Dom Cambareri, 62

Syracuse Challenger Baseball director talks about Carrier Park Field of Dreams, an inclusive and accessible sports complex project in East Syracuse

By Mary Beth Roach

In 2003 Dom Cambareri, 62, took over as volunteer executive director of Syracuse Challenger Baseball, a program for children and adults with special needs. Since then, he has helped to expand the program and worked for years with Dewitt Supervisor Ed Michalenko to develop an inclusive and accessible sports complex.

The site, dubbed the Carrier Park Field of Dreams, was developed at the former Carrier Corp. in East Syracuse. Cambareri and others have recently launched the third and final phase of their project, starting to fund to construct a superfield at the complex.

Q: When and why did you get involved in Syracuse Challenger Baseball?

A: When my son, Domenico, was 6 years old, we had heard about Challenger Baseball, geared to children with special needs. So we contacted the volunteer directors and inquired about a roster spot for Domenico that summer. When Domenico was 7, he got a chance to play, and it changed his life dramatically, and it certainly changed our [mine and my wife, Valerie’s] life dramatically as well because it was such an amazing experience for all of us.

In 2003, which was the third year of Domenico’s participation, I became the executive director. My wife and I had a conversation. We discussed what an amazing experience it was for Domenico, not only in terms of physically playing baseball, but he felt part of something bigger, he felt appreciated, and part of a group of his peers. The first thing I did was to open up the league to any family with any special needs player that wanted to play.

Q: You’re currently working on the last phase of the Carrier Park Field of Dreams, correct?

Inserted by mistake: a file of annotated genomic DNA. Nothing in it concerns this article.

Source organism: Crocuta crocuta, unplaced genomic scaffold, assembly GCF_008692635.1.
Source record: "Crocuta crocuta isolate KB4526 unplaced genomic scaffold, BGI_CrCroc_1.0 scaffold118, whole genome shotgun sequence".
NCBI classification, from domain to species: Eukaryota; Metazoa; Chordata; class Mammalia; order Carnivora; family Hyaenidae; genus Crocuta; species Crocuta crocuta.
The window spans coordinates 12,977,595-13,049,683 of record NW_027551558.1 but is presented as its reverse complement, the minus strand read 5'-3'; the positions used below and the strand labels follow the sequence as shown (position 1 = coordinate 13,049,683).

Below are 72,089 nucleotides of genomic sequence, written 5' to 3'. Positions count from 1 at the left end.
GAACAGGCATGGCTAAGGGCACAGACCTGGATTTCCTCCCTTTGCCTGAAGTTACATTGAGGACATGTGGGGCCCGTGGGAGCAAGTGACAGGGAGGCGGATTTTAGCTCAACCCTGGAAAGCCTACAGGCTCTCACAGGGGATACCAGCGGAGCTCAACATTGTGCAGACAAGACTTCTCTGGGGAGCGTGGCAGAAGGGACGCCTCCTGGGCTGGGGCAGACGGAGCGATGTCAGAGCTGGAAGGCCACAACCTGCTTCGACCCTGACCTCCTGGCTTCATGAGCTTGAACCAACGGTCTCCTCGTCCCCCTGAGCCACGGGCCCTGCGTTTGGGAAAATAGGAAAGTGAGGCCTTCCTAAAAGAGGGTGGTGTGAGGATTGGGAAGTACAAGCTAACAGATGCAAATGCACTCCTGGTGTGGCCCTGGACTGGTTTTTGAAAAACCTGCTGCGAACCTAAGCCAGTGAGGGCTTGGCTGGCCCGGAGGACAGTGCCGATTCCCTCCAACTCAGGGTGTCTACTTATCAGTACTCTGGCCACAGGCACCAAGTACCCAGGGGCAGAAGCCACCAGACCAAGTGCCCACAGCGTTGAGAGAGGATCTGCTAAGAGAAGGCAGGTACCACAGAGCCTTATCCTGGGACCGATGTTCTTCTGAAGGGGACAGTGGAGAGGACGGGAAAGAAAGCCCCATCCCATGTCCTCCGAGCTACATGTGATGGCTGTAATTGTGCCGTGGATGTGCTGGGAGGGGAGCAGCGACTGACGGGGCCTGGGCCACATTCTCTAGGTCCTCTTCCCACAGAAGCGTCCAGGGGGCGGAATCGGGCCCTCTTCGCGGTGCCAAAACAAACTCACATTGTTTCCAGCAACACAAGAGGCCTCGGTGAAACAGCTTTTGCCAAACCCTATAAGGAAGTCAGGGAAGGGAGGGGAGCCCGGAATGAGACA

A: We completed the second phase in 2020. Now, Syracuse Challenge Baseball has partnered with the town of Dewitt for the most exciting phase. We call it our crown jewel — a six-diamond, state-of-the-art, fully turfed superfield with two Jumbotron scoreboards. The superfield would accommodate six little league or six Challenger games at one time; it could accommodate four softball games at one time; it could accommodate two 90-foot full baseball games at once; or two lacrosse, two soccer, two field hockey, or two football games at once, or one magnificently large Special Olympics outdoor event.

Q: When would you like to see that come to fruition?

A: If the fundraising goes as well as we hope, and we can partner with not only the private sector but a foundation or foundations, maybe get some assistance from Onondaga County or New York state, we would like to break ground in 2024. At the event on June 6 [the league’s opening day], we received a donation from the Lobdell family of $125,000, a donation from John and Laura Lally of $100,000, and the donation from the Jim and Juli Boeheim Foundation of $100,000, which allowed us to eventually raise more than $400,000 in two weeks. This superfield is a multi-million-dollar venture. It’s going to take a village in order for us to be able to do it, but we’ve done it before. And at the heart of it is the pure joy expressed by the faces of the Challenger baseball players, which have enamored every part of our community.

Q: What has your involvement meant to you?

A: First of all, I have utilized whatever abilities I have to provide my sons, Domenico and Antonio, a wonderful program in which Domenico can participate and play the amazing national pastime game of baseball and allows Antonio to be his mentor. As a father, there isn’t a greater joy that can be experienced than to know that your sons are participating in something that’s truly special and it has to do with baseball. The second piece of it is I feel that I have answered a special vocational call to make a difference in the lives of these families in this community. It’s important to me to be able to be an instrument that provides opportunity and hope to the families affected by Syracuse Challenger Baseball and the families of any young athlete, to be able to find a place where they are welcome and they play side by side with their peers.